Bezos Mocked for Announcing “Mixed-Use Business Park” Space Station

Jeff Bezos' Blue Origin announced this week plans for Orbital Reef, a commercial space station that will be a mixed-use business park.
You are not the only one who thinks Bezos' ultimate dream of a coworking space in space is a bit stale.

Jeff Bezos has just announced that he will build the first commercial space station. His vision is literally for a suborbital mixed-use business park. Brian Merchant responded to the announcement with a tweet.

A mixed-use business park sounds like a place where space exploration dreams can die.

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The station is currently only available in the form a press release, and some flashy renders. The station's futuristic design leaves much to be desired. Reddit pundits quickly pointed out a flaw in the design. There is simply too much space, which could lead to crew members being stuck without a handhold.

One render shows even a calculator lying on top of a nearby work surface, seemingly unaffected due to the absence of gravity.

One user offered his opinion on how to make a space station. Bright white embedded lights, gray featureless mat surfaces, large windows that show the Earth in every one of them, and curved corridors.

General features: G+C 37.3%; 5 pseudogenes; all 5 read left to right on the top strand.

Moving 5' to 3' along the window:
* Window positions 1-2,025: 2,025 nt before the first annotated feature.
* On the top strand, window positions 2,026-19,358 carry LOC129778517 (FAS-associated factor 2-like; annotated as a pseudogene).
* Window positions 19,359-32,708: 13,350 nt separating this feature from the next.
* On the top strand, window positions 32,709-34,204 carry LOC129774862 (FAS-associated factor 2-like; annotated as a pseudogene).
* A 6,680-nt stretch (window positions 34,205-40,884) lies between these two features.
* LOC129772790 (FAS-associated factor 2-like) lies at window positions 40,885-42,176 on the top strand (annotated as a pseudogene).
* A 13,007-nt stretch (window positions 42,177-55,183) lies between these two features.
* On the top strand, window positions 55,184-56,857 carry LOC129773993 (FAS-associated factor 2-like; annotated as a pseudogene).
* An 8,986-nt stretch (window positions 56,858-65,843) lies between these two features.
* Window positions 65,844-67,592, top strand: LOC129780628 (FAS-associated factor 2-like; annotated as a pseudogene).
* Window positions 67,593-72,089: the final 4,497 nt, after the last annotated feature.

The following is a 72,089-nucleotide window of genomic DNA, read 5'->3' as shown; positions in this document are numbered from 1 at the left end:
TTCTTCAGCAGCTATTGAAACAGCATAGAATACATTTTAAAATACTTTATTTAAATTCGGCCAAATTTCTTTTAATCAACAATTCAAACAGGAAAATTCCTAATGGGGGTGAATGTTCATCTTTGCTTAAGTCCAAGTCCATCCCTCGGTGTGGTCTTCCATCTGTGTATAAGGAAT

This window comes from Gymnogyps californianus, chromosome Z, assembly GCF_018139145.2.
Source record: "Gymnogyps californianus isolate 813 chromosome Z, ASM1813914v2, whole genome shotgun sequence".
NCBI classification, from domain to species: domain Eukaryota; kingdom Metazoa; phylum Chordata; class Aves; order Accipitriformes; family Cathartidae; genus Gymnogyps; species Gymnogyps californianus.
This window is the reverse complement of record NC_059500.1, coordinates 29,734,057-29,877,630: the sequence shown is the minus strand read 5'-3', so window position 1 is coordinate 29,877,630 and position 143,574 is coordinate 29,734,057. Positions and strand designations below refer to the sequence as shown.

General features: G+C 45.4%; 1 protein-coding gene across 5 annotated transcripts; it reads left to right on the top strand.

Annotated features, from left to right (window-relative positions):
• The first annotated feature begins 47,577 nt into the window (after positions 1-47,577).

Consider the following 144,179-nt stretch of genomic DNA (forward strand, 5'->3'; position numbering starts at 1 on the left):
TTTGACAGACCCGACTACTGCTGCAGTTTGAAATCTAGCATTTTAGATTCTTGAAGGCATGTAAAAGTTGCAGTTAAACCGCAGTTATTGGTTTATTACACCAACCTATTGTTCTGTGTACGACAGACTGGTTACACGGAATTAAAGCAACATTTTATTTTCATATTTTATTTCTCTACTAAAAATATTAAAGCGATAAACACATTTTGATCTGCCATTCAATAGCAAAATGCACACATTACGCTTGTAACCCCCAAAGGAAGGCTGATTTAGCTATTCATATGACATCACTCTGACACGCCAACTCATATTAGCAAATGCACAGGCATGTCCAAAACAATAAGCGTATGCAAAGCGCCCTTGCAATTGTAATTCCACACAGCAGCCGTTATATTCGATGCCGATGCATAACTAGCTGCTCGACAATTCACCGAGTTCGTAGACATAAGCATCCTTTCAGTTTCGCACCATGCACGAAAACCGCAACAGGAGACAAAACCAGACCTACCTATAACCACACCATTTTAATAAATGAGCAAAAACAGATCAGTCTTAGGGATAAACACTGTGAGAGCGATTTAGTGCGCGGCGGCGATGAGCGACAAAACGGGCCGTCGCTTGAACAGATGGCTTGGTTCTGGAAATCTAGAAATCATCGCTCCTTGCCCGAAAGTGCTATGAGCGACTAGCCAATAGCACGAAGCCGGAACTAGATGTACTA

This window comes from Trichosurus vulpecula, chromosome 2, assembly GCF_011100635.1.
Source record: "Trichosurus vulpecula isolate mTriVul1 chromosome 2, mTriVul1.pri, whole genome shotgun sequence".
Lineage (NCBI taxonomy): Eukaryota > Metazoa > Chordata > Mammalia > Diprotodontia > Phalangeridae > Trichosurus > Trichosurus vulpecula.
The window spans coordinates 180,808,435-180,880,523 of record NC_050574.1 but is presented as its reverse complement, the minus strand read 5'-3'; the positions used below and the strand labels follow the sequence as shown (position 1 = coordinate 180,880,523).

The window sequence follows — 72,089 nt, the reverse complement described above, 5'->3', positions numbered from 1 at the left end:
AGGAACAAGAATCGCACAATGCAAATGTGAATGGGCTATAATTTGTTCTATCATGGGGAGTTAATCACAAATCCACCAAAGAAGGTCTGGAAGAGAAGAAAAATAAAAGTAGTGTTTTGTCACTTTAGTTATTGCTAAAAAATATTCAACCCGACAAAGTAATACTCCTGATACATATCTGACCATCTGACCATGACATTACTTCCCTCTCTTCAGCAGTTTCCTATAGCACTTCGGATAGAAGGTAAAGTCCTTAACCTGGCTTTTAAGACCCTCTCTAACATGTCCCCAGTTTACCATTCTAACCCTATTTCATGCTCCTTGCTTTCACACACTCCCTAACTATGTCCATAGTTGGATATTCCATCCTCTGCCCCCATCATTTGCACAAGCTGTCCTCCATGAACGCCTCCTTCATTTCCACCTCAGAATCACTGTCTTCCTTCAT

These were not being worked on by any engineer, added the user, adding that the renders show how the woman could get lost in a hallway filled with cavernous corridors.

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This is not exaggerated. The International Space Station's largest section, the Kibo spacecraft module, was designed by Japan. It is large enough to allow astronauts to become stranded in mid-space.

An astronaut performs a special maneuver to free himself from the Kibo module's center. This was captured on video aboard the station.

It is possible to get caught in the middle of the module and not reach a handrail. This could lead to you getting stuck for a while, as NASA astronaut legend Mark Kelly noted in 2008.

It is not a fatal flaw, but astronauts can always find a fellow spacetraveler to help them out.

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Blue Origin faces a lot of challenges to achieve its vision. The company is still at the edge of space and has not sent a rocket into orbit.

It remains to be seen if NASA can make sufficient progress, despite the lawsuits, to complete the Orbital reef by 2030.

There is good news: you have plenty of time to go back and revise the station design.

Blue Origin reveals plans for a commercial space station called Orbital Reef

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